Addresses transformative/collaborative leadership and how to expand thinking about various situations leaders are likely to encounter in utilizing multi-system approaches and forming new partnerships.
Behavioral Health and Trauma
Focuses on the behavioral health and trauma related challenges of youth involved in both the child welfare and juvenile justice systems. Presents a multi-system context and addresses how systems can work together to ensure the behavioral health needs of crossover youth are met, with a special emphasis on trauma-informed care.
Highlights the importance of including education partners in the multi-system efforts required to best address the needs of crossover youth. Identifies the education-related challenges faced by youth known to multiple systems, identifies and explores effective educational practices for these youth, and discusses strategies for engaging education partners in this work.
Focuses on identifying the factors that lead to the disproportionate representation of youth of color in the child welfare and juvenile justice systems, including the disparate treatment they receive at key decision points in those systems. Explores promising practices that systems can employ to reduce disproportionality.
Family and Youth Engagement
Focuses on the role of organization leaders in engaging families and youth; ways to communicate to staff the importance of engaging families and youth in a more empowering manner; the assessment of system and organization culture and values in relation to family and youth engagement in case assessment, planning, and management; and ways to engage youth and families as active participants in programs, as well as in strategic planning and policy development.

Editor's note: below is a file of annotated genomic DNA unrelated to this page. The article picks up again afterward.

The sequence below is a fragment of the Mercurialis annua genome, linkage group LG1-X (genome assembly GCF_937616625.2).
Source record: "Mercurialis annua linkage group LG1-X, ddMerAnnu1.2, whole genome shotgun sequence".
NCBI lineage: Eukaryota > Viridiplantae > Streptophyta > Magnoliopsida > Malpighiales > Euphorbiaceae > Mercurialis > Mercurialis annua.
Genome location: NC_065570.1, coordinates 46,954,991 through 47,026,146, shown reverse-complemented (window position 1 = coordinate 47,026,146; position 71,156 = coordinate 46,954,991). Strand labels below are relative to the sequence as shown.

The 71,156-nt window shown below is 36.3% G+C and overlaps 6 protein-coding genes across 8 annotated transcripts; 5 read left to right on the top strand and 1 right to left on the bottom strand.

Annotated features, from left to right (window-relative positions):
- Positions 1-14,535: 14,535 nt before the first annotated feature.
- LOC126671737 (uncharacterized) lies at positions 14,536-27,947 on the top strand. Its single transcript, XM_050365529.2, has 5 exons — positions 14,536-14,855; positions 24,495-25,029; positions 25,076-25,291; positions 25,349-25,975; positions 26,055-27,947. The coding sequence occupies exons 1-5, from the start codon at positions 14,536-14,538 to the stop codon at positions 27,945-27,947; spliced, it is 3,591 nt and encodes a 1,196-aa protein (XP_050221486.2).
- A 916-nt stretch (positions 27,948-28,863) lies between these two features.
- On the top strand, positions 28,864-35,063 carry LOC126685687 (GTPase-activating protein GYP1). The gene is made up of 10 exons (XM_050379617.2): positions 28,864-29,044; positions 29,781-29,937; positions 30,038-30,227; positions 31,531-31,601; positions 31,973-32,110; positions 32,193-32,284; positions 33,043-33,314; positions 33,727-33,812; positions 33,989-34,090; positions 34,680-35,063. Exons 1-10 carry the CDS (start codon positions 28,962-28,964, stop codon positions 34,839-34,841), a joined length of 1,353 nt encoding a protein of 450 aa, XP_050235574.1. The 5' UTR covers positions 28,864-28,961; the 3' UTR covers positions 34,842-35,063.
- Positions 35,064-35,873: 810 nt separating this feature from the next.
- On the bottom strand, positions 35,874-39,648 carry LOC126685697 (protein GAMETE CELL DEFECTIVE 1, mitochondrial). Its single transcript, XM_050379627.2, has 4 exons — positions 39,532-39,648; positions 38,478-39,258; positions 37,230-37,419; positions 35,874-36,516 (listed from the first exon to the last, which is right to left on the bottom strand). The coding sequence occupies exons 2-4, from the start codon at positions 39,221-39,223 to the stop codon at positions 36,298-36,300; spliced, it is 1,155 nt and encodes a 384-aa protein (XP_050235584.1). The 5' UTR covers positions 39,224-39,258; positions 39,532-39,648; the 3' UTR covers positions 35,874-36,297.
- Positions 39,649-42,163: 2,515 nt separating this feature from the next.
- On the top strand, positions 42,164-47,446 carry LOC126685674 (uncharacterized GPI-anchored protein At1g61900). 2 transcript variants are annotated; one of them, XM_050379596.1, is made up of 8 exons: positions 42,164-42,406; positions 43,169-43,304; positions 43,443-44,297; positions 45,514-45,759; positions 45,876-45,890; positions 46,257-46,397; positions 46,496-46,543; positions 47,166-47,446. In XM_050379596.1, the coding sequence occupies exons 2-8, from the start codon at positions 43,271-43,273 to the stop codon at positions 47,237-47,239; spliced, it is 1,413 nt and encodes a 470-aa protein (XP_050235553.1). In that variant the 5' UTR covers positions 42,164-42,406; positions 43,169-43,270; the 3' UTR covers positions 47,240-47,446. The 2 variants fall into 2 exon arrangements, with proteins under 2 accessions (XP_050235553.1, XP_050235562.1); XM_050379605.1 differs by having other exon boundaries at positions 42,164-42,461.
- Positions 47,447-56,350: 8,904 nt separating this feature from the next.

Measurement and Data Analysis
Provides a background on measurement and discusses constructing Capstones, complications of measuring a multi-system project, measuring Capstone outcomes and disaggregating input and output data.
Examines the use of proactive and reactive communication approaches that will enhance the building of public and political will around collaborative system reforms for the crossover youth population. Covers strategic message development and delivery for both external (media/community) and internal (agency) purposes, including how to develop joint messaging strategies across a variety of community partners.
Building a Multi-System Approach to Financing
Presents innovative and flexible financing strategies that can be used to build an integrated system for youth involved in multiple child-serving systems. Topics covered include financial mapping; the blending, braiding, and pooling of funds; payment reforms; and reinvestment strategies to promote and sustain collaborative reforms.
2016 core instructors for the program include:
- Shay Bilchik, Director and Research Professor, Center for Juvenile Justice Reform
- Wendy Blome, Associate Professor, National Catholic School of Social Service
- Kathy Bonk, Executive Director, Communications Consortium Media Center
- Hernan Carvente, Program Analyst, Center on Youth Justice, Vera Institute of Justice
- Tim Decker, Director, Missouri Department of Social Services’ Children’s Division
- Denise Herz, Professor, California State University- Los Angeles
- Clinton Lacey, Director, District of Columbia Department of Youth Rehabilitation Services
- Peter Leone, Professor, University of Maryland
- Monique Marrow, Juvenile Justice Consultant/Trainer, Center for Juvenile Justice Reform, University of Connecticut, University of Kentucky, Center on Trauma and Children
- Michael Sanders, National Consultant on Juvenile Justice and Child Welfare
- Ryan Shanahan, Research Director, Center on Youth Justice, Vera Institute of Justice
- Ginny Sprang, Professor, University of Kentucky College of Medicine Department of Psychiatry; Executive Director, University of Kentucky Center on Trauma and Children
Lois Weinberg, Professor, California State University, Los Angeles